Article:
• Let’s say the Suns do elect to trade Durant and let’s say the Rockets, despite giving away those incredible Nets picks, offer the best package. It doesn’t mean a thing if Kevin Durant himself doesn’t want to go there. The last time he demanded a trade he managed to effectively navigate his way towards his preferred destination, the Suns. What indication do we have that he’d want to be in Houston? As a reminder, he didn’t even take a meeting with the Rockets as a free agent in 2016… when they had prime James Harden, who was his teammate in Oklahoma City and whom he lobbied the Nets to acquire years later. If Durant did involve himself in trade talks, he’d probably want a more readymade contender. Speaking of which…
  • Let’s say the Suns do elect to trade Durant and let’s say Durant is interested enough in the Rockets to let it happen. Would Houston even be among the Western Conference favorites? The Rockets just finished 11th in the Western Conference. Of their six most-used players last season, four were in either their age-20 or age-21 seasons. While Alperen Sengun and Jalen Green are very promising, neither are readymade co-stars yet, and Sengun, specifically, needs to serve as an offensive hub. Would that diminish Durant? Would Amen Thompson learn to shoot quickly enough to help this team? Fred VanVleet, Dillon Brooks and Jabari Smith all fit nicely next to Durant, but the Rockets don’t exactly have the star-studded roster Durant tends to seek out when he moves.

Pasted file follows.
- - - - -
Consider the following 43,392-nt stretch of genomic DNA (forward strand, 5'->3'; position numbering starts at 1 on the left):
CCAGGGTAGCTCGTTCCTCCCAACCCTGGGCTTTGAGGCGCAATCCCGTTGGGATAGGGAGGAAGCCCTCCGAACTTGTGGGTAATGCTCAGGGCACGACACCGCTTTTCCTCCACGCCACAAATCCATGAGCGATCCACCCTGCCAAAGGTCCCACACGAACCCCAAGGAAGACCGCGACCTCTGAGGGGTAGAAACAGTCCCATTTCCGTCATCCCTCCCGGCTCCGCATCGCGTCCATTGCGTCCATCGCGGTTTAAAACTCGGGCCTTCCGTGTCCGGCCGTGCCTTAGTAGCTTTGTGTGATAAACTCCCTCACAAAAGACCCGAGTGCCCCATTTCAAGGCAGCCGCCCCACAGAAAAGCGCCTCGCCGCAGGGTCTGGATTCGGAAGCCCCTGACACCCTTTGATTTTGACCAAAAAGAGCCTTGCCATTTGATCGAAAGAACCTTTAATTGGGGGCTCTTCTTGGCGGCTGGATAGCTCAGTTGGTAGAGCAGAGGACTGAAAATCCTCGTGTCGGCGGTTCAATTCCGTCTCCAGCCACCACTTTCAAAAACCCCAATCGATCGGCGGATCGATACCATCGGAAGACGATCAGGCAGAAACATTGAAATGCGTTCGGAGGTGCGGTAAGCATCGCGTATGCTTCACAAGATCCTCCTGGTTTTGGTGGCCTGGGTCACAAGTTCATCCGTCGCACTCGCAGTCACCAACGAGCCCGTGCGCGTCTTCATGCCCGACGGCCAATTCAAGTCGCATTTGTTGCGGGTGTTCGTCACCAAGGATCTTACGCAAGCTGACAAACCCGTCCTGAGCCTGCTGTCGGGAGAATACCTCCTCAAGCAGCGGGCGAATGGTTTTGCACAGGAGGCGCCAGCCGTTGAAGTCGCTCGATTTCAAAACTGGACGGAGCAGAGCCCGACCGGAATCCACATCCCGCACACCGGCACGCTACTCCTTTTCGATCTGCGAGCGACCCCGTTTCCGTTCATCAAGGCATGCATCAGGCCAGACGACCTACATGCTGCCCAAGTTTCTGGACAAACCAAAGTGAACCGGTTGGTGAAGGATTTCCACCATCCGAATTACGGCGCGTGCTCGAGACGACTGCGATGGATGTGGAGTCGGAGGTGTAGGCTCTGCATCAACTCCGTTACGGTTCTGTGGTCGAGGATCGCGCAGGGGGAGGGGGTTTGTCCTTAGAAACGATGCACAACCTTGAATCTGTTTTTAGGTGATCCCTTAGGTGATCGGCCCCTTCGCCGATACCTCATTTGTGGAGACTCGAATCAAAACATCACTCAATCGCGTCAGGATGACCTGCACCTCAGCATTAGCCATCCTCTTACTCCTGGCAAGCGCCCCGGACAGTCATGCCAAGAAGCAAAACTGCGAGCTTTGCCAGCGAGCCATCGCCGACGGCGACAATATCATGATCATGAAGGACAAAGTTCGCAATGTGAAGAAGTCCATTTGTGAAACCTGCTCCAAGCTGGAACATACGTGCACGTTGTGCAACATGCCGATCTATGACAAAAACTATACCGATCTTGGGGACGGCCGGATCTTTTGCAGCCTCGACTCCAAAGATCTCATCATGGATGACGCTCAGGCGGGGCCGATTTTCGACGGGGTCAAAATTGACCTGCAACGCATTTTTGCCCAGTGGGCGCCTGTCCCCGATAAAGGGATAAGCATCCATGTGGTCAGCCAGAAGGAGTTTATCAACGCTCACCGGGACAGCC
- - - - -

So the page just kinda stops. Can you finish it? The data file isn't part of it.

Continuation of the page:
Houston, by and large, is in a strong position. It has a very young and talented roster along with the No. 3 pick on Wednesday. There were paths to sustainable winning that didn’t even involve those Nets picks. But keeping them offered a golden opportunity for Houston to take any sort of approach to building its roster over the next several years that it wanted. To punt all of that on the hope that a player who turns 36 before opening night might be available is downright irresponsible. 

The post Mikal Bridges trade grades: Knicks make high-risk, high-reward move as Nets’ draft-pick haul expedites rebuild first appeared on CBS Sports.